By Dusan Vasic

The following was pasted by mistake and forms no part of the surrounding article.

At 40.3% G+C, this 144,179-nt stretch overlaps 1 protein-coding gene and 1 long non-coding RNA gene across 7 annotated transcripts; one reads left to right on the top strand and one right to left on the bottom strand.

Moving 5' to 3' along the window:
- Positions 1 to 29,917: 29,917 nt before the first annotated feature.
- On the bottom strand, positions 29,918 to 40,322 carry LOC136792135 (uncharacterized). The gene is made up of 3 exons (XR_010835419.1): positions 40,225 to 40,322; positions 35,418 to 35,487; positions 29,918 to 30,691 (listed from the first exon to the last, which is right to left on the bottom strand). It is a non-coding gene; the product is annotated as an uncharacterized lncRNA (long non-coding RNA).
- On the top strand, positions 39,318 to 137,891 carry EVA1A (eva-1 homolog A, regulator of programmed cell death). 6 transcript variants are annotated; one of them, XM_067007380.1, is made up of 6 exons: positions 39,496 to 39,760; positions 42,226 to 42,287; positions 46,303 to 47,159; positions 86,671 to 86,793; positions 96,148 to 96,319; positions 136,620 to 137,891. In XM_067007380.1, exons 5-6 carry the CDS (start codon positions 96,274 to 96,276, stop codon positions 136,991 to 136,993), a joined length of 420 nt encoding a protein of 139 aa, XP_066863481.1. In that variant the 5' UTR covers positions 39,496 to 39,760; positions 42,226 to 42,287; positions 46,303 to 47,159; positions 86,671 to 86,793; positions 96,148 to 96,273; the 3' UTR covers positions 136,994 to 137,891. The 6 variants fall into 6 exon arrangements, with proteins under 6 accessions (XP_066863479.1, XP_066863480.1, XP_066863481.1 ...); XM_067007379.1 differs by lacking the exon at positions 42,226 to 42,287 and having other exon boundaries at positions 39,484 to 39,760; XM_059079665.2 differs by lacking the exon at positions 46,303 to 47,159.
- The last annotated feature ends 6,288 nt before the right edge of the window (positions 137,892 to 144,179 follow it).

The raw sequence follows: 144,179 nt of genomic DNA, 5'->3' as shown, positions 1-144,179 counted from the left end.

Defined as “a group of words used together in a fixed expression,” a phrase can be short or long. In addition to the ones we use every day, there are plenty of famous trademark examples for slogans we all heard at some point: "I'm Lovin' It" "Just Do It." "Think Different." “Impossible Is Nothing.” "Maybe she's born with it. Maybe it's Maybelline." You probably recognize the companies these expressions belong to, even though only one of their names was mentioned directly. You might even be looking to protect a witty string of words yourself and need to know how to trademark a phrase properly. Luckily, this article will explain all the steps. The Pros of Having a Good Slogan If you want to develop a business, a catchphrase would be a great way to attract customers - provided it’s catchy enough. It can be a word, phrase, slogan, or even a design that sets a specific party and their products apart from others. Trademarking something means you gain legal protection for your brand’s recognizable features and that they can’t be used without your permission. However, bear in mind that trademarking a phrase means following some strict procedures, and the process itself might take a few months. Still, if you do get approved, this can be an excellent long-term investment, as it can help your brand stand out while it grows. A trademark is not the only way to protect your intellectual property, as there are also copyrights or patents. Here’s how they’re different: Patents are mostly reserved for inventions. Copyright takes care of art, music, and writing. Trademarks protect words or phrases. How to Trademark a Slogan or Phrase? Trademark registration can be a bit complicated, but it’s also rewarding, as it helps you make your business recognizable.  The US Patent and Trademark Office (USPTO) manages your trademark application, as well as the entire registration process. To be clear, you don't have to trademark a slogan you came up with to use it for your product, but if somebody else does too, you won't have any legal grounds to oppose that. On the other hand, if you’re using something that’s already been trademarked, the entity that protected it will very much be able to sue you. Trademarks do not have specific time frames like patents or copyrights, either. How much does it cost to trademark a phrase, you ask? The price depends on the option you picked, but the cheapest application costs $250 per class of goods or services. These are the application steps: Check USPTO’s website to see if your phrase is available and make sure there are no existing similar phrases. Submit an online application to get your trademark certified. This step also includes a filing fee which can be paid via USPTO’s Financial Manager, using a credit card, electronic funds transfer, or a USPTO Deposit Account. Memorize your application identification number so that you can check up on your trademark application process later on. Wait for the response. This step might take a while, but once you receive a reply, write back to the USPTO; if you don’t respond within six months, it will close your application. Enjoy your trademark! But don’t forget to maintain it. Now that the phrase is 100% your property, you’ll need to check in with the USPTO to make a statement every five years to confirm that your trademark is still active. Most people would like to know how to trademark a phrase for free, but if you want to get a real, certified trademark, this isn’t really possible. There are Common Law Trademark rights, but they don’t apply throughout the USA and are mostly used by companies focused on local markets. You can also consult with a trademark attorney, who will give you some useful tips and guide you through the procedure if needed. This service adds a fee of $1,000 to $2,000 to your original costs, but it can make the whole process a lot easier for you. Trademark - the Secondary Meaning If a phrase becomes so popular that people associate it more with a specific product than its original meaning, it becomes a trademark in the secondary sense. This is nowhere near as common as official trademarking, and it’s difficult to achieve that status, but making that happen means you have an incredibly well-established brand. For example, the name “Holiday Inn” has attained a second meaning, thanks to widespread use in reference to a specific hotel chain, not a variety of hotel services in general. Registered Trademark Symbol We already familiarized you with how to trademark a phrase. Once you do that, you can use the ® symbol after your slogan, company name, or logo. If you haven’t registered it yet, you can use TM for goods and SM for services, but this indicates you have adopted the trademark under the Common Law, meaning it won’t be just yours everywhere. Celebrities and Their Failed Trademark Applications Celebrities are often trying to find new ways to remain relevant in the public eye, and they sometimes do that by applying for a trademark, even if getting one doesn’t make much sense. There were some bizarre attempts, but, as you can imagine, most of them were denied.  To name a few, Taylor Swift unsuccessfully tried to trademark the names of her three cats (Benjamin Button, Meredith Grey, and Olivia Benson). Kim Kardashian made an even bolder move, trying to trademark the word ‘kimono,’ as that was the name of her clothing line. Last but not least, Donald Trump tried to trademark his catchphrase “You’re fired!” but it did not work, and soon he was the one who was fired.  This list could go on, showing that trademark law should not be taken lightly.